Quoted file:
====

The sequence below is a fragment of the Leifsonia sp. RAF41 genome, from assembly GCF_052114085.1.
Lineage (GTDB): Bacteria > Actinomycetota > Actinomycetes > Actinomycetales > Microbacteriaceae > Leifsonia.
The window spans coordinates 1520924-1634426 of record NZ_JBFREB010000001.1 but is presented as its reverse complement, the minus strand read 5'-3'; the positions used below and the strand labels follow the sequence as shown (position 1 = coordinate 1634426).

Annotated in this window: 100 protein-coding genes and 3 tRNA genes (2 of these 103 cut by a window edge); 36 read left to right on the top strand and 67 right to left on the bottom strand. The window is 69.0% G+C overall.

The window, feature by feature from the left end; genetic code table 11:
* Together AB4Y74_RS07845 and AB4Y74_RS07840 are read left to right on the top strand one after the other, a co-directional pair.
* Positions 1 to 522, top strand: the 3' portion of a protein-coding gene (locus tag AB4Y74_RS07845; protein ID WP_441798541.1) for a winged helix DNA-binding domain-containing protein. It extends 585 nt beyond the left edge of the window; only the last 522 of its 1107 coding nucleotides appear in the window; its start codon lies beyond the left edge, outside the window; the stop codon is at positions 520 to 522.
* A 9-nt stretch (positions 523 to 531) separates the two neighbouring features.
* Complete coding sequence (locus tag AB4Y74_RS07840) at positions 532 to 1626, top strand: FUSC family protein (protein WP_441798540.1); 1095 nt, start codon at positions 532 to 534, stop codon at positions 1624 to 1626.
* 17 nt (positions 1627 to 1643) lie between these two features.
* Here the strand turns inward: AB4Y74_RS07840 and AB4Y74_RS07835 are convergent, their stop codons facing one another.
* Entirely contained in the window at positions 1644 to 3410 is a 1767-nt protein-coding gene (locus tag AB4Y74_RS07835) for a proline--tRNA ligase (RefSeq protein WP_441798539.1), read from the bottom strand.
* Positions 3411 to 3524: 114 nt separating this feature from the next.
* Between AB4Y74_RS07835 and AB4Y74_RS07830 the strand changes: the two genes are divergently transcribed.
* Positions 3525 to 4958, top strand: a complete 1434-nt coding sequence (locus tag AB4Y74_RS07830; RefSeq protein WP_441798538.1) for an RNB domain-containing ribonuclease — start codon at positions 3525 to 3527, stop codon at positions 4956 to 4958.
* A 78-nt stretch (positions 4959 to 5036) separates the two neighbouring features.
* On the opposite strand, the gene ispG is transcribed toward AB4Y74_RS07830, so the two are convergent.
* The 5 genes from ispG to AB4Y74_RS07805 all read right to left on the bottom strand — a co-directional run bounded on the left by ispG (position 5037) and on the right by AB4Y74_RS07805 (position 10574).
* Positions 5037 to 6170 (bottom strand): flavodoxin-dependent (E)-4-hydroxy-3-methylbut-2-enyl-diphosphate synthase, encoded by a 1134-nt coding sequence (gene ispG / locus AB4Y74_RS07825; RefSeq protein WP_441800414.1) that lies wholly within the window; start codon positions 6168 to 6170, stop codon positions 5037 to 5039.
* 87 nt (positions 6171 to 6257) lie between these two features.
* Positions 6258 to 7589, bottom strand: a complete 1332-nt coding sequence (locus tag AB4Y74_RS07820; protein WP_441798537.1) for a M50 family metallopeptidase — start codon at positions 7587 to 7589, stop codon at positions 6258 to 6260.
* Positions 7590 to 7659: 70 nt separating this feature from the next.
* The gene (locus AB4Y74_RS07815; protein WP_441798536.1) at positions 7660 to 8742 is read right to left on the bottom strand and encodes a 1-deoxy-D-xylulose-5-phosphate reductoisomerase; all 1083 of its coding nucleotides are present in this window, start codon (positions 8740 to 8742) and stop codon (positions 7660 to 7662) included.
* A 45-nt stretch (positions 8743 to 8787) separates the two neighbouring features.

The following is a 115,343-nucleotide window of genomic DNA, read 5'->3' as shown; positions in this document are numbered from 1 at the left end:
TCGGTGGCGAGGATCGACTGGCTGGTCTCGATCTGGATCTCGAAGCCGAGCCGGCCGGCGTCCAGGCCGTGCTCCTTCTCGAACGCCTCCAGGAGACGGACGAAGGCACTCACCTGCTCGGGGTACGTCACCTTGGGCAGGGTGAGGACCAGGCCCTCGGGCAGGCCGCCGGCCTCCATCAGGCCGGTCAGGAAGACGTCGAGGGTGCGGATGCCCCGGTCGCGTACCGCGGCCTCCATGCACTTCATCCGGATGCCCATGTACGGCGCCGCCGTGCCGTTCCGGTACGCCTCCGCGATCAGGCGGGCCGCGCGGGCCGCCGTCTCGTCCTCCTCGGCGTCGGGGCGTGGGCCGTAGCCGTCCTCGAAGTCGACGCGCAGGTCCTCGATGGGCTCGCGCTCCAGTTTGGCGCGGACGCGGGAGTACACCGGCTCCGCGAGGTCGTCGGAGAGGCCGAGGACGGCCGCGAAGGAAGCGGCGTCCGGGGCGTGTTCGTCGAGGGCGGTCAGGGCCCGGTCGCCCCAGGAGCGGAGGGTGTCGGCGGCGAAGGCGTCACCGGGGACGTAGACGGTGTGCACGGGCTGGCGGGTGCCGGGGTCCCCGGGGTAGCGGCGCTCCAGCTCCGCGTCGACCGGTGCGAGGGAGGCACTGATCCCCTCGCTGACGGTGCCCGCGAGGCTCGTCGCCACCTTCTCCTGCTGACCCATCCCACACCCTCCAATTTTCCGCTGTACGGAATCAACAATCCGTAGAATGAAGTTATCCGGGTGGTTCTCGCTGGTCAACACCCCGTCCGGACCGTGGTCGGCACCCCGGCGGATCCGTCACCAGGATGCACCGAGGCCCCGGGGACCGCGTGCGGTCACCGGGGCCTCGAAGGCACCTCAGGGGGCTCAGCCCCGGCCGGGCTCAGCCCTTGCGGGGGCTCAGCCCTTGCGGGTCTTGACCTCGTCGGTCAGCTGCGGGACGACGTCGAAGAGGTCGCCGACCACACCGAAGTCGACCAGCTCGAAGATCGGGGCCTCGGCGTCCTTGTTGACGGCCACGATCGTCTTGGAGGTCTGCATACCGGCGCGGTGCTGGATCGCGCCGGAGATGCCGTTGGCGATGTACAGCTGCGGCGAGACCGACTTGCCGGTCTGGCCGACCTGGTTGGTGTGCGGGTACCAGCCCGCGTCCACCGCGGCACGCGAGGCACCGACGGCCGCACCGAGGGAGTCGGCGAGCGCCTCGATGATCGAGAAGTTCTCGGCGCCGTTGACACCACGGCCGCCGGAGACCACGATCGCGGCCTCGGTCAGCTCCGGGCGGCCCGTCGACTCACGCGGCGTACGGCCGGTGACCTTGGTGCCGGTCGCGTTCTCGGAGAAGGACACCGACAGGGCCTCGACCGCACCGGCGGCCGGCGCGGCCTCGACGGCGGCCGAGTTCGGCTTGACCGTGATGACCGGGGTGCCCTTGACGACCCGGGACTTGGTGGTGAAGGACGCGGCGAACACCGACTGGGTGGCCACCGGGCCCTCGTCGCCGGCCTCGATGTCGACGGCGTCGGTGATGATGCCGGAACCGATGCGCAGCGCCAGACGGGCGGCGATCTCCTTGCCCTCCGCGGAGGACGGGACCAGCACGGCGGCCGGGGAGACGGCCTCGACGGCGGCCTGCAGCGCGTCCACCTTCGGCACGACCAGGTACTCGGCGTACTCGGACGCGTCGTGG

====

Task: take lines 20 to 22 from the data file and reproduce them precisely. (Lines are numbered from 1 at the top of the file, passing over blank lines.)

* 87 nt (positions 6171 to 6257) lie between these two features.
* Positions 6258 to 7589, bottom strand: a complete 1332-nt coding sequence (locus tag AB4Y74_RS07820; protein WP_441798537.1) for a M50 family metallopeptidase — start codon at positions 7587 to 7589, stop codon at positions 6258 to 6260.
* Positions 7590 to 7659: 70 nt separating this feature from the next.